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88 out of 172 people found the following review useful:
Pretentious, Overracted, and down right boring ****spoilers****, 10 February 2008

The true false profit is none other than Anderson and this cruel joke of a movie.

What "message" are we supposed to take from this film? Oil barons and false evangelists are not nice people, who would have ever guessed? Well neither are pretentious Hollywood actors and directors who think that spoon feeding us fictitious morality and screaming at the camera are somehow worthy of praise.

Oh but this "poignant" and "timely" film is somehow worthy of an Oscar? Just another example of Hollywood deigning to tell us how we should think.

The milkshake is drained, DRAINED I TELL YOU!

15 out of 21 people found the following review useful:
The Circle of Life - from ashes to ashes, from dust to dust, 22 January 2008

*** This review may contain spoilers ***

There are three paths through the film. Each tells a small part of a larger story: fantasy, reality, and meta-physicality. In each story, there is a quest for "The Fountain of Youth" or "Eternal Life". In each instance, the quest for that goal consumes their lives, and only in the end is the basic truth of mortality revealed.

Part 1 - Modern Day/Reality - This is the one true thread of the movie. Tommy and Izzy are married, Izzy is sick with cancer, and Tommy can't accept it. Tommy spends every waking hour away from his wife, instead of enjoying the time they have together on trying to keep her alive. He is searching through science for a "cure for death" or in other words eternal life, ie, the Fountain of Youth. Izzy has come to terms with her own mortality, and has begun writing a book to help Tommy understand. The reality is that we all will die, and that there is no cure for death, but that death isn't the end... It's the beginning of forever.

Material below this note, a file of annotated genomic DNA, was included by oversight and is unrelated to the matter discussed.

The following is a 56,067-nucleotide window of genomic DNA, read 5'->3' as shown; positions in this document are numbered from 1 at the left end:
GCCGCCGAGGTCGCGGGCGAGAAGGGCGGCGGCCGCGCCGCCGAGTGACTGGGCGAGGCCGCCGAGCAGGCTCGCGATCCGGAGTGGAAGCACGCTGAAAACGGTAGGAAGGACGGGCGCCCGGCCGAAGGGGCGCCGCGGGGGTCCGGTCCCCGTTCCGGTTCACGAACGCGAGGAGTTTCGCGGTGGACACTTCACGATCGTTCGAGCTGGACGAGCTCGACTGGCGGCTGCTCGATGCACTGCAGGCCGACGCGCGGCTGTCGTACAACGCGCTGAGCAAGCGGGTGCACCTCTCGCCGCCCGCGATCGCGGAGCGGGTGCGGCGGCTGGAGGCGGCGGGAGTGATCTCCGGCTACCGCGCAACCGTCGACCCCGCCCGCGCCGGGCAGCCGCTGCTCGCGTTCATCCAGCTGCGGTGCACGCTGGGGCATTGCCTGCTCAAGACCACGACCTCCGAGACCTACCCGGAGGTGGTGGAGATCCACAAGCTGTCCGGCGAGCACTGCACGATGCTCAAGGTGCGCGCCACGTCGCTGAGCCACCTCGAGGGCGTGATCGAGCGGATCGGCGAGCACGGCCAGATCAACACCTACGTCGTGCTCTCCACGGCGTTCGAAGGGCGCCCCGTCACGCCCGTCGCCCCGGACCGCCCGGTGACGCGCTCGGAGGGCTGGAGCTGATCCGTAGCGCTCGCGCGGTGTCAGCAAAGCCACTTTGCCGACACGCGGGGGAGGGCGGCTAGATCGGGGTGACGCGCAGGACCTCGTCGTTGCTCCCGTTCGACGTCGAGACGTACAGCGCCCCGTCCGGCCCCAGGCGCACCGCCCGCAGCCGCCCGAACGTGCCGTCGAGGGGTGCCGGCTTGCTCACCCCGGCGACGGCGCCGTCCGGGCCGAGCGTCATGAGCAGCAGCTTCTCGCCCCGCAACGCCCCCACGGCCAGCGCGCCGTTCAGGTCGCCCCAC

Part 2 - The Book - Tommy is the conquistador trying to find "the fountain of Youth", much like he did in real life. This was Izzy's way of communicating to Tommy how futile his efforts are to save her. The book is unfinished because Izzy wants Tommy to finish the book and accept both life and death. Ultimately, the conquistador's quest for eternal life leads to his own death. It's the penultimate irony. Tommy finishes the book by the conquistador dieing and becoming one with nature, completing the cycle of his own life away dieing alone and away from his beloved queen.

Part 3 - Xibalba - This is a purely metaphysical story of yet another search for "the fountain of youth", the distant star of Xibalba rumored by some mythology to be the birthplace of the universe, but to the Mayans it was the afterlife, where we all go when we died. His quest in this story is to return the "tree of life" that represents Izzy to Xibalba to retrieve her from the afterlife. This is all just symbolic of his search in the modern day for the "cure for death". It is an intentional exaggeration, that even given a life long enough to actually travel to the far star of Xibalba, one could never reach eternal life without death. This is not actually occurring as should be obvious by the "flying bubble" and the trip through space as well as Tommy facing both Izzy and the queen from the story. It's a symbol of his journey through life and his eventual acceptance of both his wife's death and his own mortality.

Circle symbols are used throughout. The ring, the bubble, Xibalba itself is circular shaped. This is to symbolize the circle of life, from ashes to ashes, from dust to dust.

The message of the movie is that we should appreciate the lives we are given, and we should spend them cherishing those that we love, not wasting them trying to find a way to avoid death, for in only in death can we spend eternity together. From ashes to ashes, from dust to dust.